An account of the first Indo-Pak War (1947-1948)

Essay by RishiBanerjeeHigh School, 12th gradeA-, October 2004

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When the British relinquished their control over India, the 565 independent princely states were given the option to join either of the two nations-i,e. India or Pakistan. A few princely states among them were the Mirs of Hunza, Nagar and Kalat, readily joined Pakistan, but the rest, except Hyderabad (the largest of the princely states with 132,000 square kilometers and a population of more than 14 million), Jammu and Kashmir (with 3 million inhabitants), and Junagadh (with a population of 545,000)--merged with India.The Hindu maharajah of predominantly Muslim Jammu and Kashmir remained uncommitted until armed tribesmen and regular troops from Pakistan infiltrated his domain, inducing him to sign the Instrument of Accession to India on October 27, 1947. Pakistan refused to accept the legality of the accession, and, as a result, war broke out.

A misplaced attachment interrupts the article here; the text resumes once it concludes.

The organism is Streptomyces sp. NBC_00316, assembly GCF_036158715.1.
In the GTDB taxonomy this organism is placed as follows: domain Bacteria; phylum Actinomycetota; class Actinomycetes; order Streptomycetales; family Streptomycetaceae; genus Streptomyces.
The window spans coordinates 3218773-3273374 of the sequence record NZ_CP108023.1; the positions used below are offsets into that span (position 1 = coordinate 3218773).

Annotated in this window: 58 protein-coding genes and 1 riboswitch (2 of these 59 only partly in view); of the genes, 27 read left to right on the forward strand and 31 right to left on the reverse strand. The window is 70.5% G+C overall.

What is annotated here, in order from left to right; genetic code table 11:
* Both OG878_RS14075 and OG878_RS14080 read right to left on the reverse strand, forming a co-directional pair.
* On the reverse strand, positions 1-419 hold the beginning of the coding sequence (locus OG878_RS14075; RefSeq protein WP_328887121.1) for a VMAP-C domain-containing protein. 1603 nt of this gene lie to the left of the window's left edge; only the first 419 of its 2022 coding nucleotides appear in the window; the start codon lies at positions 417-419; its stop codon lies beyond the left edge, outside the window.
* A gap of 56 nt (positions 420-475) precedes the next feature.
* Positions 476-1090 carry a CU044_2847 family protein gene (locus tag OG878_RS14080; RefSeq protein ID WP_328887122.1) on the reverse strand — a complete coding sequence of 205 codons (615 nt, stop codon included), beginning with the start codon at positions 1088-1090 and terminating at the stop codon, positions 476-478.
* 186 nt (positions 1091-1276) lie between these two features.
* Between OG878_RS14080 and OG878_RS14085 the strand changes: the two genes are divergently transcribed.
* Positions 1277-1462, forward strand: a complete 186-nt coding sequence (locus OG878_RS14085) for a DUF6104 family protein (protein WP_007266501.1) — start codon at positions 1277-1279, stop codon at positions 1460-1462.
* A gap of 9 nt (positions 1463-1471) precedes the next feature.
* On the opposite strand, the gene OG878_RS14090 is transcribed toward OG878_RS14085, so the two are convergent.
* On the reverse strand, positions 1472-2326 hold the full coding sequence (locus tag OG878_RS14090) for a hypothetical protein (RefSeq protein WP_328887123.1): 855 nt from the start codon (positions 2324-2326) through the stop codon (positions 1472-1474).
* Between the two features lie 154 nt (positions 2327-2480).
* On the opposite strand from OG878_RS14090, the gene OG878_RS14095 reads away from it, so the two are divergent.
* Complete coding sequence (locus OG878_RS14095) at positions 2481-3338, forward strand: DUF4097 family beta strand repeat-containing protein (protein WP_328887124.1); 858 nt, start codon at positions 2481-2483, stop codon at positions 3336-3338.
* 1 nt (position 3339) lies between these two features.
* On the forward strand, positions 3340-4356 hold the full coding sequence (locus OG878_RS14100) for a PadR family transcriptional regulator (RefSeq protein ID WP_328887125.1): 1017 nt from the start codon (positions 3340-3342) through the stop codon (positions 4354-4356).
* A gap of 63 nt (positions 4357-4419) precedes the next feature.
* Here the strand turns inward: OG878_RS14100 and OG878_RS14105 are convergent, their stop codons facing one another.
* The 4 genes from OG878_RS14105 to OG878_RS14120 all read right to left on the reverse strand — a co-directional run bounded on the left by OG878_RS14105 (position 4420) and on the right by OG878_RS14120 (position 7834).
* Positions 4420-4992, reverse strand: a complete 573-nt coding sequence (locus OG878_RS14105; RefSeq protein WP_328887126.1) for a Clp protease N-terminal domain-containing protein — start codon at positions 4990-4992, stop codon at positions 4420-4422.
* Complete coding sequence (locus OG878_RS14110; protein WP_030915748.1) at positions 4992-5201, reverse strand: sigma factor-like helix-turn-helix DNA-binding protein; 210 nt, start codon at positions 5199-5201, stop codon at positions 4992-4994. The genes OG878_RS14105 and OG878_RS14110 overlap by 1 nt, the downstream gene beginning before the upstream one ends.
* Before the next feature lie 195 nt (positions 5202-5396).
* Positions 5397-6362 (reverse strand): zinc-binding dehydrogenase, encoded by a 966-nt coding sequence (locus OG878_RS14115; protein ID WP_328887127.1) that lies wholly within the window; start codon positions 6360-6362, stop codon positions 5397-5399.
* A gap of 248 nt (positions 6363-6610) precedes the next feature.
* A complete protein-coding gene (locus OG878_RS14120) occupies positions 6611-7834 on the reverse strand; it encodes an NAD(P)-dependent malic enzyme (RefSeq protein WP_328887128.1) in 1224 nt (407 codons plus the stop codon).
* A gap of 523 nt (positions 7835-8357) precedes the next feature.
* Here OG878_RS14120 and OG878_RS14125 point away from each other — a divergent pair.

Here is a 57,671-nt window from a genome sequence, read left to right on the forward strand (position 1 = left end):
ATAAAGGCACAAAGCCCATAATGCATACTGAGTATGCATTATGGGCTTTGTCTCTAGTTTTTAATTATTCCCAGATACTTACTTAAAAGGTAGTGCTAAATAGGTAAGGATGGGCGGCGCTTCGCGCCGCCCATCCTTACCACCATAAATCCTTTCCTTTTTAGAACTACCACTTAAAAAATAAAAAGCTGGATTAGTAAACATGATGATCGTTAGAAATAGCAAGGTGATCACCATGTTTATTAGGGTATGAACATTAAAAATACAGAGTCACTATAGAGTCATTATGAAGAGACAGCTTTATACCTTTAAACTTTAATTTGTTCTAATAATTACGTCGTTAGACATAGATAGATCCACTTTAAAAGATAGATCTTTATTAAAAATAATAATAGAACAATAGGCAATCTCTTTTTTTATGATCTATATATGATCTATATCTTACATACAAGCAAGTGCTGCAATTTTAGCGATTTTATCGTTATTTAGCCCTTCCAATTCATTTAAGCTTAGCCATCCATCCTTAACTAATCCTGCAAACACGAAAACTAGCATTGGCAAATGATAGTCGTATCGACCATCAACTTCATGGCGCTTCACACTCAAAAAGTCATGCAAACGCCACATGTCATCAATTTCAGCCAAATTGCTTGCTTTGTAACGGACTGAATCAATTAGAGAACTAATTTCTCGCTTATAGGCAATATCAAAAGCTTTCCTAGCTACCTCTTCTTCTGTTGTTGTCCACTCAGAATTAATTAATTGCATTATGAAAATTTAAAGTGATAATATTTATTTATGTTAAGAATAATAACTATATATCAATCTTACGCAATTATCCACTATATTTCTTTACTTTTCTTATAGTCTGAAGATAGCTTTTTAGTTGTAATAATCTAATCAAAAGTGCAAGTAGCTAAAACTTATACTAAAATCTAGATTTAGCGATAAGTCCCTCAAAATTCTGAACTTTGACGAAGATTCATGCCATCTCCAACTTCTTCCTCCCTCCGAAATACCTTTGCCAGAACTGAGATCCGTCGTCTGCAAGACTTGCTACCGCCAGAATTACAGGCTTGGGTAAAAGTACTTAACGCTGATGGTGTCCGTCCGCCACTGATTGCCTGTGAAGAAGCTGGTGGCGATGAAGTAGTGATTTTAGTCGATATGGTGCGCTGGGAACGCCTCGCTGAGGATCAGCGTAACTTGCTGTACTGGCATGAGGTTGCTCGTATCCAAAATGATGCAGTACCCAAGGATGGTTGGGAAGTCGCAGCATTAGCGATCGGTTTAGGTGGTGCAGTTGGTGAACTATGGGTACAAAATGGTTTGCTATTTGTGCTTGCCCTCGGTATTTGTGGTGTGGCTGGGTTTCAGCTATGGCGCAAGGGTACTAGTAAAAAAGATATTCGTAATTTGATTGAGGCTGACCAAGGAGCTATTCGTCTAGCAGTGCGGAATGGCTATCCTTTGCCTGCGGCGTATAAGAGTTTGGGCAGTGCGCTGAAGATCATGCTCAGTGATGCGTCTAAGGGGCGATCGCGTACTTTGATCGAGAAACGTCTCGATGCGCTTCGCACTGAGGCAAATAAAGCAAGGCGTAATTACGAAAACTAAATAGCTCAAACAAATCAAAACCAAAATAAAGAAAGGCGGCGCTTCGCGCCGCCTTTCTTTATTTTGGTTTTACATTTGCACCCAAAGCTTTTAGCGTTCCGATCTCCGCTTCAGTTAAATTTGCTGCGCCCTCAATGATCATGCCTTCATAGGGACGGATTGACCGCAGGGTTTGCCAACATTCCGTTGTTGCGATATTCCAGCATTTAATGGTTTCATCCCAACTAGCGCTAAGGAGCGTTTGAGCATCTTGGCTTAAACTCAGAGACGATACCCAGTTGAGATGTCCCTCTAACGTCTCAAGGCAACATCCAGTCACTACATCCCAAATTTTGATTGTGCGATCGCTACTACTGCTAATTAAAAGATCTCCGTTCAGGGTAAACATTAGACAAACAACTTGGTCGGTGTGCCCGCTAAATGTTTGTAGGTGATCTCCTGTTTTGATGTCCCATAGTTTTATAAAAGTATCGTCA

Thus the first Indo-Pakistani conflict started (1947-48). The military was called upon to defend the borders of the state of Jammu and Kashmir when tribals--principally Pathans--attacked from the northwest reaches of Kashmir on October 22, 1947.

India's 161st Infantry Brigade was deployed and thwarted the advance of the tribal forces. In early November 1947, the 161st counterattacked and successfully broke through the enemy defenses. Despite early successes, the Indian army suffered a setback in December because of logistical problems. The problems enabled the forces of Azad Kashmir (Free Kashmir, as the part of Kashmir under Pakistani control is called) to take the initiative and force the Indian troops to retreat from the border areas. In the spring of 1948, the Indian side mounted another offensive to retake some of the ground that it had lost. No doubt fearing that the war might move into Pakistan proper, regular units of the Pakistani army became more actively involved. As the conflict escalated, the Indian leadership was quick...